It was the best of times, it was the worst of times, it was the age of wisdom, it was the age of foolishness, it was the epoch of belief, it was the epoch of incredulity...
It’s important to understand a client’s expectations, and insure that they understand the goal and possibilities before launching a campaign. Do they expect a feature in BusinessWeek next week or an invitation to appear on The Today Show? Is their story newsworthy or visual enough to appeal to these outlets, or should you first concentrate on the industry media group? Get agreement up front as to the target media space, or suffer the consequences.
Charles Dickens’ famous opening to A Tale of Two Cities provides a fitting summation of the state of public relations today, where much time and treasure is invested in winning new business — from prospecting through gratis programs and budget development to the creation of a campaign timeline and agreement on analytic metrics. Unfortunately, a PR practitioner’s hard work can quickly be undone should the agency fail to effectively manage the new client's expectations.
This all-too-familiar scenario is the result of longstanding misconceptions as to what exactly a PR strategy entails, how it is implemented, its contribution to added brand value, and the role required of the client as a partner in the process. Many negative perceptions surrounding PR derive from a poor understanding of what PR is (influencer) and isn’t (sales machine), what it can deliver (thought leadership, awareness) and what it cannot (direct ROI). Helping clients understand the process will dramatically improve the client/agency relationship and their satisfaction with your services.
Front Page News — Not!
Despite what new clients may expect, generating major media coverage a week, or a month, into a PR campaign is the exception. Instead, a client should expect to receive a consistent string of media hits (mostly singles and a few doubles), which typically begin in the client’s industry publications and radiate to business and general readership media over time. In the long run, a strategy that emphasizes trade press first is more realistic, and media coverage there delivers better value as to client image, business leads and enhanced thought leadership.
To help PR practitioners maximize their productivity while minimizing client drama as to their “Great Expectations,” the following tips may be helpful.
Like a good real estate broker, PR pros must demonstrate a solid understanding of the media space, its hierarchy of interests and decision-making process, story development cycle, etc. And while publishing opportunities are rapidly expanding online, one still faces much competition to be featured. Clients need to understand that building relationships with the media is an ongoing process that may pay dividends immediately, but more likely will do so once your client has demonstrated he/she is an expert source.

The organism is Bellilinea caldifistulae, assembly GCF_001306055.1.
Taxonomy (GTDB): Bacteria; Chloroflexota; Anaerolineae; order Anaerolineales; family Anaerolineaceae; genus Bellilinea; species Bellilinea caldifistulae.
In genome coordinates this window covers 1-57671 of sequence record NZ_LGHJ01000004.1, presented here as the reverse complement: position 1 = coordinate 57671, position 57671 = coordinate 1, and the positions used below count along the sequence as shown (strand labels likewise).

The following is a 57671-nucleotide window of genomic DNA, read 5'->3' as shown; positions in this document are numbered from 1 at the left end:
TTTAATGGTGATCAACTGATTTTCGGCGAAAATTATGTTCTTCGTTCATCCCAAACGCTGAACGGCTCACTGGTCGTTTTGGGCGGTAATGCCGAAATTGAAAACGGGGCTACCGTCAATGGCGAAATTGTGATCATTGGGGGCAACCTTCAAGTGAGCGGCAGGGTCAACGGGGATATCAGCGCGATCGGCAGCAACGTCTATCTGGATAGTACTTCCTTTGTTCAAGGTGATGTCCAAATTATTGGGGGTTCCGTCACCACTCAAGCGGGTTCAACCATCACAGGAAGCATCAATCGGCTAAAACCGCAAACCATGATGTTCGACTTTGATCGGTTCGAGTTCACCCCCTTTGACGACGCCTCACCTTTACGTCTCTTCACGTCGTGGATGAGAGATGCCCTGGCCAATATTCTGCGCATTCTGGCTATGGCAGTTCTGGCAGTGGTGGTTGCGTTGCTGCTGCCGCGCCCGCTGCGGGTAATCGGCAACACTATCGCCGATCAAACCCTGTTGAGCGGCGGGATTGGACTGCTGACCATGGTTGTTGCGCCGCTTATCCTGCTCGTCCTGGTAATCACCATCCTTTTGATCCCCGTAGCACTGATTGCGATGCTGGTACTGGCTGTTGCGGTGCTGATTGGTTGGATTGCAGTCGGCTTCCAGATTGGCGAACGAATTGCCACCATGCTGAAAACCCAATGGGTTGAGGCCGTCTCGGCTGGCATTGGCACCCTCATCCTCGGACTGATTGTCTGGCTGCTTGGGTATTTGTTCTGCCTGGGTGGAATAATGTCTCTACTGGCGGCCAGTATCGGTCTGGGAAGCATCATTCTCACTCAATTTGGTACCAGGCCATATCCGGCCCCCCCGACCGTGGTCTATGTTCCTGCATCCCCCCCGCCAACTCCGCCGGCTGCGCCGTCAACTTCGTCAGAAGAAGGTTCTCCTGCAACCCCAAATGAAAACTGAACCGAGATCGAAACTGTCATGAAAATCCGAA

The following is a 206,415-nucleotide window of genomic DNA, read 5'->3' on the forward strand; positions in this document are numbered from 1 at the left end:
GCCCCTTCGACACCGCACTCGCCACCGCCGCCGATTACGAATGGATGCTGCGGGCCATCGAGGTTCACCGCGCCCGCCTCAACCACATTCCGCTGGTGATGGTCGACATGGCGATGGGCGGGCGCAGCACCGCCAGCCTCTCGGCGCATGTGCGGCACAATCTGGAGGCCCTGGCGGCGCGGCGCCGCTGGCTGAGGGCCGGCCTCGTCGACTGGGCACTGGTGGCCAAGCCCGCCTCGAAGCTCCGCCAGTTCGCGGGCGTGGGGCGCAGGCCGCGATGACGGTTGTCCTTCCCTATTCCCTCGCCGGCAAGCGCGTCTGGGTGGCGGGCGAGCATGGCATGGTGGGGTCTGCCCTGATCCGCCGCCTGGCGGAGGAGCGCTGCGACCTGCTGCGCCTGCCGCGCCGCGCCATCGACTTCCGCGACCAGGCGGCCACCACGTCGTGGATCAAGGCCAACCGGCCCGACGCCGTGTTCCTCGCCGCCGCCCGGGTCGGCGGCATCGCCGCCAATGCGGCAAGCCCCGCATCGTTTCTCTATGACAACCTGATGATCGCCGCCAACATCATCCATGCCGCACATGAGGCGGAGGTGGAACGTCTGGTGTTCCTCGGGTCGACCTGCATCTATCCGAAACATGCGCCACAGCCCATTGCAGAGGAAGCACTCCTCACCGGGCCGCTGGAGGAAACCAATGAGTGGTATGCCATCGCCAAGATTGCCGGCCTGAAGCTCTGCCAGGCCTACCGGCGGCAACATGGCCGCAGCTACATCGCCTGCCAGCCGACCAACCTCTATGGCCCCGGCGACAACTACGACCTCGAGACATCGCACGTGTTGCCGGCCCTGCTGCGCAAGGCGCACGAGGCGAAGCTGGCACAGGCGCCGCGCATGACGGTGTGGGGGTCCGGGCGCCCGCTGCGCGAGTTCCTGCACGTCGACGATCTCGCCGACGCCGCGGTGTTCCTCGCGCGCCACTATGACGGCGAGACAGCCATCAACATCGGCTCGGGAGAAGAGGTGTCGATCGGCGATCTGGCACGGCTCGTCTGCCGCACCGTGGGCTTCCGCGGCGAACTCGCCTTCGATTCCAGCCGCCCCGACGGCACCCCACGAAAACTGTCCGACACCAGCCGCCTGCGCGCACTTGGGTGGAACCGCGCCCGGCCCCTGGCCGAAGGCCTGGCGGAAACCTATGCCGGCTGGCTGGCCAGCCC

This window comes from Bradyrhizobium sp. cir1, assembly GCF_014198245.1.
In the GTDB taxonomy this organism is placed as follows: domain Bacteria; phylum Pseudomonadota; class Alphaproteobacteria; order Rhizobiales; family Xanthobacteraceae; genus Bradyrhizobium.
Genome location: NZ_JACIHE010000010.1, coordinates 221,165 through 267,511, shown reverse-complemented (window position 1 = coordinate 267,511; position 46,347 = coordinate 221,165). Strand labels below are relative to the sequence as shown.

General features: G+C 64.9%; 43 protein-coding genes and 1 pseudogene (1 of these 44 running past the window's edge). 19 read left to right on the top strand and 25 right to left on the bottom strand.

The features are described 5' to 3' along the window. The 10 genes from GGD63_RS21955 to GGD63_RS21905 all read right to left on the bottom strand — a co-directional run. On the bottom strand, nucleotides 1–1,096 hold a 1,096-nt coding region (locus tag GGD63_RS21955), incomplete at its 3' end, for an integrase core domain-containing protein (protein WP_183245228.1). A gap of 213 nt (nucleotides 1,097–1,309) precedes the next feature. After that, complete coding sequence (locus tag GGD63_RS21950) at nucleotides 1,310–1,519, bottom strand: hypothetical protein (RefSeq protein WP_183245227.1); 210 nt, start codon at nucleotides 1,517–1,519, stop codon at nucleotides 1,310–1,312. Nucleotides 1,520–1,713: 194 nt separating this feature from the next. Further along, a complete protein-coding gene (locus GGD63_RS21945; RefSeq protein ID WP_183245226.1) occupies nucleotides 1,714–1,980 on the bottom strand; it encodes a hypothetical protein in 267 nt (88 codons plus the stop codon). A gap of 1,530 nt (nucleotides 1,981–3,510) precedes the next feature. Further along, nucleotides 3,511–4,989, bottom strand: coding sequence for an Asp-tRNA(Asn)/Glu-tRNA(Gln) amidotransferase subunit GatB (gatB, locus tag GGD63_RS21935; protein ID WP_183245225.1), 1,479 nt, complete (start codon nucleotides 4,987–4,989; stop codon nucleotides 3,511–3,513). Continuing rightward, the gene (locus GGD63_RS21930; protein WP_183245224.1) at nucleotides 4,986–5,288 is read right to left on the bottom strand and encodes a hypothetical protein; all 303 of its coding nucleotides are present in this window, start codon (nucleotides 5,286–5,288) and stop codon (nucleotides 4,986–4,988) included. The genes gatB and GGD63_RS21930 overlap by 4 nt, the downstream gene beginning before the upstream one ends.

Your client may feel the need to secure publicity in the next month or two, while you believe the strongest chance of securing coverage may be three months out, coinciding with a conference or theme issue. Remember, not all prospects are in the market for your client’s product or services today, nor does the media dance to your client’s drummer. To maximize success, PR efforts must be consistently maintained rather than single shot.
- Location, Location, Location
How the PR firm defines return on investment (ROI) with each client, and how outcomes are measured, will make or break the campaign, and the relationship. Collaboration with the client on success metrics is crucial. Unfortunately, not every client’s baby (story) is headline-worthy. However, if the client agrees with the average coverage generated per release/pitch based on the agency’s historical performance, they will be more receptive to receiving your invoices.
Mid-market companies typically retain PR agencies to generate press coverage, but publicity is only one element among many PR deliverables. The PR firm must educate clients to its full range of services, from managing social media to providing briefings on emerging communications platforms to offering counsel on how to integrate press coverage into marketing outreach programs.
A Trusted Counselor
When you offer a client marketing advice and business counsel, you become a valued partner. Such open dialogue helps establish the respect needed to ensure successful project management. If you fail to deliver your professional point of view, your "yes man" status will ultimately be your undoing.
Active listening is a poorly understood tool in managing client relationships. Many clients are unsure of what they need to say or have difficulty articulating their proposition. That places the burden on the PR pro’s ability to identify and to effectively package content. During client conversations, try repeating key points they have made and ask them to confirm the accuracy of these takeaways. Demonstrating an understanding of their position will favorably impact expectations and streamline the outreach process.
Anyone who has worked in PR quickly realizes that each client presents a unique personality, and that quickly gaining an understanding of their business is crucial. Do what you must to build trust. Get out of the office for coffee or lunch, visit their offices regularly, increase face-time, and maintain frequent communication via their preferred channels. But above all, pay respectful attention to their perspective, listen carefully, and engage in empathetic two-way conversations. Then get out there are pitch away.